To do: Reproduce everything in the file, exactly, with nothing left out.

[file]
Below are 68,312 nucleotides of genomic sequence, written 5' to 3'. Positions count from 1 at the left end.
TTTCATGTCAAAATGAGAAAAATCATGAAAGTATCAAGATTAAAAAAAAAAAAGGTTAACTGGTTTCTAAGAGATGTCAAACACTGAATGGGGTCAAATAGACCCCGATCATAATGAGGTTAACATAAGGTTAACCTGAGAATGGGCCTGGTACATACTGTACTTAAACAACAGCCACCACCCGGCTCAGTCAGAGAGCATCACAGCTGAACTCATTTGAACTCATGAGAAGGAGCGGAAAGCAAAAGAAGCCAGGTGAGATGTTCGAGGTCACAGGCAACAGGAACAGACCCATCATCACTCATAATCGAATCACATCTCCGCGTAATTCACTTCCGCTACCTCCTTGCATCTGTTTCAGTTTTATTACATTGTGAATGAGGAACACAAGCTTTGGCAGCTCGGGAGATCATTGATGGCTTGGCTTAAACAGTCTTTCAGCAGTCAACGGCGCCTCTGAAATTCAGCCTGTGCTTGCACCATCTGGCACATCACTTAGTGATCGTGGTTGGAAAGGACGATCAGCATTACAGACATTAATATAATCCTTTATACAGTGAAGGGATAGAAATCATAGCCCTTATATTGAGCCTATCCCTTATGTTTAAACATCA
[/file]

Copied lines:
Below are 68,312 nucleotides of genomic sequence, written 5' to 3'. Positions count from 1 at the left end.
TTTCATGTCAAAATGAGAAAAATCATGAAAGTATCAAGATTAAAAAAAAAAAAGGTTAACTGGTTTCTAAGAGATGTCAAACACTGAATGGGGTCAAATAGACCCCGATCATAATGAGGTTAACATAAGGTTAACCTGAGAATGGGCCTGGTACATACTGTACTTAAACAACAGCCACCACCCGGCTCAGTCAGAGAGCATCACAGCTGAACTCATTTGAACTCATGAGAAGGAGCGGAAAGCAAAAGAAGCCAGGTGAGATGTTCGAGGTCACAGGCAACAGGAACAGACCCATCATCACTCATAATCGAATCACATCTCCGCGTAATTCACTTCCGCTACCTCCTTGCATCTGTTTCAGTTTTATTACATTGTGAATGAGGAACACAAGCTTTGGCAGCTCGGGAGATCATTGATGGCTTGGCTTAAACAGTCTTTCAGCAGTCAACGGCGCCTCTGAAATTCAGCCTGTGCTTGCACCATCTGGCACATCACTTAGTGATCGTGGTTGGAAAGGACGATCAGCATTACAGACATTAATATAATCCTTTATACAGTGAAGGGATAGAAATCATAGCCCTTATATTGAGCCTATCCCTTATGTTTAAACATCA